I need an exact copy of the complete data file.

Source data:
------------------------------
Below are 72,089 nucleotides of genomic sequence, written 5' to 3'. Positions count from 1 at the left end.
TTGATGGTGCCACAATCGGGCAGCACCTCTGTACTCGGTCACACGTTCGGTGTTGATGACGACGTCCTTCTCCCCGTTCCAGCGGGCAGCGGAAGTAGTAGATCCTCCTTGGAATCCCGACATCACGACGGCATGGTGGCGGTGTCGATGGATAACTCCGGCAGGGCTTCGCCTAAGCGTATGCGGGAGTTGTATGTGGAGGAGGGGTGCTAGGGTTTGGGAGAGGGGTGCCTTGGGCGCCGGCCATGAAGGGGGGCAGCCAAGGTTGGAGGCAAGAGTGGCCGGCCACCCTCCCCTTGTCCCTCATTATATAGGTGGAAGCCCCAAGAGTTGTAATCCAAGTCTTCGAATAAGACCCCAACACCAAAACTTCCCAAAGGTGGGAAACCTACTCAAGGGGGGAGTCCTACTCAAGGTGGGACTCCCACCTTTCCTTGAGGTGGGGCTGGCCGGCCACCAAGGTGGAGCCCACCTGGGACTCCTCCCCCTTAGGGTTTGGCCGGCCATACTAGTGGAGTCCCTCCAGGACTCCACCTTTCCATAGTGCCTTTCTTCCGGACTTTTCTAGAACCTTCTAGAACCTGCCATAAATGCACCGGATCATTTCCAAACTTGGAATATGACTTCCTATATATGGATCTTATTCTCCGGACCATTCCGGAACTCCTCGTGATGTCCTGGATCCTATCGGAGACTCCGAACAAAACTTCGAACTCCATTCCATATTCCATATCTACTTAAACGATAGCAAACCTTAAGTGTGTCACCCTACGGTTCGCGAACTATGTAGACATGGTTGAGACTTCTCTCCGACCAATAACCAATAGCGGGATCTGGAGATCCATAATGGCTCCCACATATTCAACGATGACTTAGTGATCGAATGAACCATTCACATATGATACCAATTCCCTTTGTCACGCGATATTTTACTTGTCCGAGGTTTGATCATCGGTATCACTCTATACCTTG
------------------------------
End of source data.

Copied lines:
Below are 72,089 nucleotides of genomic sequence, written 5' to 3'. Positions count from 1 at the left end.
TTGATGGTGCCACAATCGGGCAGCACCTCTGTACTCGGTCACACGTTCGGTGTTGATGACGACGTCCTTCTCCCCGTTCCAGCGGGCAGCGGAAGTAGTAGATCCTCCTTGGAATCCCGACATCACGACGGCATGGTGGCGGTGTCGATGGATAACTCCGGCAGGGCTTCGCCTAAGCGTATGCGGGAGTTGTATGTGGAGGAGGGGTGCTAGGGTTTGGGAGAGGGGTGCCTTGGGCGCCGGCCATGAAGGGGGGCAGCCAAGGTTGGAGGCAAGAGTGGCCGGCCACCCTCCCCTTGTCCCTCATTATATAGGTGGAAGCCCCAAGAGTTGTAATCCAAGTCTTCGAATAAGACCCCAACACCAAAACTTCCCAAAGGTGGGAAACCTACTCAAGGGGGGAGTCCTACTCAAGGTGGGACTCCCACCTTTCCTTGAGGTGGGGCTGGCCGGCCACCAAGGTGGAGCCCACCTGGGACTCCTCCCCCTTAGGGTTTGGCCGGCCATACTAGTGGAGTCCCTCCAGGACTCCACCTTTCCATAGTGCCTTTCTTCCGGACTTTTCTAGAACCTTCTAGAACCTGCCATAAATGCACCGGATCATTTCCAAACTTGGAATATGACTTCCTATATATGGATCTTATTCTCCGGACCATTCCGGAACTCCTCGTGATGTCCTGGATCCTATCGGAGACTCCGAACAAAACTTCGAACTCCATTCCATATTCCATATCTACTTAAACGATAGCAAACCTTAAGTGTGTCACCCTACGGTTCGCGAACTATGTAGACATGGTTGAGACTTCTCTCCGACCAATAACCAATAGCGGGATCTGGAGATCCATAATGGCTCCCACATATTCAACGATGACTTAGTGATCGAATGAACCATTCACATATGATACCAATTCCCTTTGTCACGCGATATTTTACTTGTCCGAGGTTTGATCATCGGTATCACTCTATACCTTG